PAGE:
Vigil v. Baltzley, 79 N.M. 659, 448 P.2d 171 (1968)

Dec. 9, 1968 · Supreme Court of New Mexico · No. 8630
79 N.M. 659, 448 P.2d 171

448 P.2d 171

Martha D. VIGIL, Cleo Roybal, Carmen Varela, Eva Lucero, Delfina Velarde, Angelia Vigil, Luciano Vigil, Ramon I. Vigil, Patricio Vigil, Ernesto Vigil and John T. Watson, Plaintiffs-Appellees, v. C. A. BALTZLEY and Nola B. Baitzley, his wife, and Honey Boy Haven, Ine., a New Mexico Corporation, Defendants-Appellants.

No. 8630.

Supreme Court of New Mexico.

Dec. 9, 1968.

*660Leslie D. Ringer, Santa Fe, for appellants.

i David L. Lunt, Santa Fe, for appellees.


MOISE, Justice.

Defendants appeal from a judgment determining that plaintiffs have a prescriptive easement over certain property of defendants for the purpose of driving herded cattle and for hunting, fishing and recreation; enjoining defendants from obstructing the free use and travel of the roads over which plaintiffs have easements; directing defendants to remove their locks from the fences and gates crossing the roads, or deliver keys to plaintiffs; and enjoining a change of locks without prior delivery of keys to plaintiffs.

Defendants’ first point, about which there can be little dispute, is stated in the following language:

."As a prescriptive right, acquired by . one person, is a corresponding loss or forfeiture of right by another, and further as the law does not favor forfeitures, it is absolutely essential that all of the elements prescribed by law as necessary to constitute a permanent, valid claim by adverse possession amounting to prescriptive right should be present. The burden of proving the existence of a prescriptive right is placed upon the one who is benefited thereby.”

Hester v. Sawyers, 41 N.M. 497, 71 P.2d 646, 112 A.L.R. 536 (1937), is then cited as detailing the elements which must be proved by anyone claiming an easement by prescription. We quote the following from that case:

“The use necessary to acquire title by prescription must be open, uninterrupted, peaceable, notorious, adverse, under a claim of right, and continue for a period of ten years with the knowledge or imputed knowledge of the owner.”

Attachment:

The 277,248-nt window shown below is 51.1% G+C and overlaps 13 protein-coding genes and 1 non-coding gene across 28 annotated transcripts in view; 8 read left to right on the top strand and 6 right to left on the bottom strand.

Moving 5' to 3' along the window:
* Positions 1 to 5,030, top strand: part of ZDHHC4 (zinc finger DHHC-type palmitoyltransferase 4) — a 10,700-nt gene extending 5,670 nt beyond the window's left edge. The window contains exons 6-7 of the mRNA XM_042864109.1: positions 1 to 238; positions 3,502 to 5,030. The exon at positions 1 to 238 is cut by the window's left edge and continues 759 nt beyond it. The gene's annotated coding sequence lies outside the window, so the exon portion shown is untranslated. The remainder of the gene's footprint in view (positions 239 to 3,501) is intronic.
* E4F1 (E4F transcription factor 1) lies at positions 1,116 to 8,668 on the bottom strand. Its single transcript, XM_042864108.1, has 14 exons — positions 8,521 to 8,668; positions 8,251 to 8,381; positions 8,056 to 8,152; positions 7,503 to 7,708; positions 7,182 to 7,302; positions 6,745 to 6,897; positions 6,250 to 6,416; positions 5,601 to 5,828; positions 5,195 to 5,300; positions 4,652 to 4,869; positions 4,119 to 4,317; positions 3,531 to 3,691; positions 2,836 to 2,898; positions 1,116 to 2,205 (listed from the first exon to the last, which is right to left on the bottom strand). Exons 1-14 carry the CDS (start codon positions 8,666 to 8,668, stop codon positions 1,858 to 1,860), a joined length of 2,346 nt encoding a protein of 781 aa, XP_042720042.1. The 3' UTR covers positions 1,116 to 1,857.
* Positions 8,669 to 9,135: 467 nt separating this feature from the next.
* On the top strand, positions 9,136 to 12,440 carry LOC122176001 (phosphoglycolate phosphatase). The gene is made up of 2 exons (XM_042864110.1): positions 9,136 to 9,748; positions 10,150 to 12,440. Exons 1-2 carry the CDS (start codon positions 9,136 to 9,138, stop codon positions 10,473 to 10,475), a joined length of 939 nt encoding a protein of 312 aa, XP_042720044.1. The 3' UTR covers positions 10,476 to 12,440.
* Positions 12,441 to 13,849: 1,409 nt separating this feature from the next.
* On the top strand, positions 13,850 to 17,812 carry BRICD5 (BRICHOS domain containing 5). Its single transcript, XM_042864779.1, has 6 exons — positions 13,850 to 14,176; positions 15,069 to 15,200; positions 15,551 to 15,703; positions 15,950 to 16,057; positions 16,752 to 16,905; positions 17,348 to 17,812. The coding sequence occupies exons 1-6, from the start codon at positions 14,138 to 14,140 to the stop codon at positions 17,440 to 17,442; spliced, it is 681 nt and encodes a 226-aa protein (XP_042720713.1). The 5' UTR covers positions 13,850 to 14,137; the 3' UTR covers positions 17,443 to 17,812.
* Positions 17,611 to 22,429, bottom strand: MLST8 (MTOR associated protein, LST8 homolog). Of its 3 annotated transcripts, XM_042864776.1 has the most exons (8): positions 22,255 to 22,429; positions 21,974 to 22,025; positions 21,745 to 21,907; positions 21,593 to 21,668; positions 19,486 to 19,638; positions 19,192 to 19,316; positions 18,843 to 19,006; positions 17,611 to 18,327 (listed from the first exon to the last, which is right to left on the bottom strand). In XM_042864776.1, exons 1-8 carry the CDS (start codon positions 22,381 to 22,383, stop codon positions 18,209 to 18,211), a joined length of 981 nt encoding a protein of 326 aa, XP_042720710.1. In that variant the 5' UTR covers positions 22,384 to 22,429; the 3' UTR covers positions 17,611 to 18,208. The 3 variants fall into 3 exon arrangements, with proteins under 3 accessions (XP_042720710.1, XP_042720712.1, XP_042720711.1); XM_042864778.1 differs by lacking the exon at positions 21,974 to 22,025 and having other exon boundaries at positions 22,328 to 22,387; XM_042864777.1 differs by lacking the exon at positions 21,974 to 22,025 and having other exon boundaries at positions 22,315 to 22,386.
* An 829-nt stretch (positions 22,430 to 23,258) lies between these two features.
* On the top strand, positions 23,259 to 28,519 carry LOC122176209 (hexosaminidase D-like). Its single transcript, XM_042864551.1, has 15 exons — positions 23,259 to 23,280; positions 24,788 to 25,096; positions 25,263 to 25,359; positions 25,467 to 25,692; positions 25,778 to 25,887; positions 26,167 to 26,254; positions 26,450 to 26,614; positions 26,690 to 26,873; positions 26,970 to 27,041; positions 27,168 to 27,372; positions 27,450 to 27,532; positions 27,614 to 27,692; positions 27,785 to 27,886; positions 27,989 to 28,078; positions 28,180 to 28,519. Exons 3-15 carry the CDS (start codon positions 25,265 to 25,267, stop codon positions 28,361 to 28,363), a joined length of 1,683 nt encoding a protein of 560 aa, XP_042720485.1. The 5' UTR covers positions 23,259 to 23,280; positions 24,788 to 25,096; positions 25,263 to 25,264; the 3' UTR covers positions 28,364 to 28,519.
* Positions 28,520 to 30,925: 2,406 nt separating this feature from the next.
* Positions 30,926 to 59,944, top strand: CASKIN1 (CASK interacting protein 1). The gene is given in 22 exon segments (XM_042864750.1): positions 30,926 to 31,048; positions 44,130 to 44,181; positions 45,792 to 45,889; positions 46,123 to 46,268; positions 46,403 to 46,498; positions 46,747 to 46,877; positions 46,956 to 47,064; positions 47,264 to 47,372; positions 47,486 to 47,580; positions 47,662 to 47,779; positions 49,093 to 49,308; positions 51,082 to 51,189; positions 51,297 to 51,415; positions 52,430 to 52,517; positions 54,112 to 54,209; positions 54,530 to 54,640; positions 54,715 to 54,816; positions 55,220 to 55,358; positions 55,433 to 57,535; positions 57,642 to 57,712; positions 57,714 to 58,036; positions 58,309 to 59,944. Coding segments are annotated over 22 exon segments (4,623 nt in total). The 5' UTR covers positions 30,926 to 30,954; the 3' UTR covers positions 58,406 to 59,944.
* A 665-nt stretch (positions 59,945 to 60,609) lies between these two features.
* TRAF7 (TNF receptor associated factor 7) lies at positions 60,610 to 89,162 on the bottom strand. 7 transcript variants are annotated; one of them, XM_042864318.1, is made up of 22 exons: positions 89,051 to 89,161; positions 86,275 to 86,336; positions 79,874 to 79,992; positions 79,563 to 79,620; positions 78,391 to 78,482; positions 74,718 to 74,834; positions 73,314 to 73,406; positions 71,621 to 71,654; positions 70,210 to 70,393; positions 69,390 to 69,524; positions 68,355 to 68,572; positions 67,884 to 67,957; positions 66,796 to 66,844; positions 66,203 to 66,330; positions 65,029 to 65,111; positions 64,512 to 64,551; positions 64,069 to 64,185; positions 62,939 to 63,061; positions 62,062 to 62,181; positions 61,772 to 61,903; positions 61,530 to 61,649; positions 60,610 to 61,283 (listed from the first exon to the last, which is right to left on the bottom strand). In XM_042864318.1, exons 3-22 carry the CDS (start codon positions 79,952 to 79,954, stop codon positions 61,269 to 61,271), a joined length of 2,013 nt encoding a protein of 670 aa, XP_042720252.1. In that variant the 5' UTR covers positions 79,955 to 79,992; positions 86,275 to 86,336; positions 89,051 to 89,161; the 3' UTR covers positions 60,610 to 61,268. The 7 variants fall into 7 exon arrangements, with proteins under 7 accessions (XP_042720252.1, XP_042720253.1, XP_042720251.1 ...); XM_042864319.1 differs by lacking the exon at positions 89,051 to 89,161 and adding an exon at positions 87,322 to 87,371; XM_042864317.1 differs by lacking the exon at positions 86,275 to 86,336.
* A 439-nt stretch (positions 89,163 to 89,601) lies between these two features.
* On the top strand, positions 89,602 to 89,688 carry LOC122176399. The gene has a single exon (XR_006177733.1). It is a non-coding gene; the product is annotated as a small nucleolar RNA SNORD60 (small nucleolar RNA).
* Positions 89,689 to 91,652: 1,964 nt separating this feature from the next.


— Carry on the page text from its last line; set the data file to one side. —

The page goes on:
Additionally, it is stated in Hester, supra, that, “A way claimed by prescription must be a definite, certain, and precise strip of land.”

Plaintiffs do not question that the elements are as stated. Neither do they take issue with the additional rule that a prescriptive right is not favored in the law. Zimmerman v. Newport, 416 P.2d 622 (Okl.1966); Mood v. Banchero, 67 Wash.2d 835, 410 P.2d 776 (1966). The parties do differ, however, as to the applicability of certain legal presumptions and the allocation of the burden of proof.

Defendants cite cases from other jurisdictions discussing each element and the nature of the proof required to establish it. We do not think anything would be added by a review of each of these holdings. Rather, we quote from Castillo v. Tabet Lumber Co., 75 N.M. 492, 494, 406 P.2d 361 (1965), where we summarized the holdings of Hester, supra; in the following language:

“In Hester v. Sawyers, supra [41 N.M. 497, 71 P.2d 646, 112 A.L.R. 536], it was determined that title to an easement for a right of way could be acquired by prescription; that the right is obtained by use alone and is based upon a presumed grant, not upon statute; that under our law the period of use must be ten years, the same as the limitation period provided by law applicable to adverse possession of land; that the presumption of a grant of the right is conclusive upon the passage of ten years of open; uninterrupted, peaceable, notorious and adverse use under a claim of right with knowledge or imputed knowledge of the owner; that when such use is present for the requisite period the owner is charged with knowledge of it, and acquiescence is implied; and that the right may arise even though it was originally permissive, if it subsequently became adverse and the adverse use continued for a full ten years. Further, that what commences as a permissive use does not become adverse until a distinct and positive claim of right hostile to the owner is brought home to the owner by claimant’s words or action. *661Instances where easements by prescription do not result were also noted. One of these is where the use is strictly permissive. Another is stated in the following language: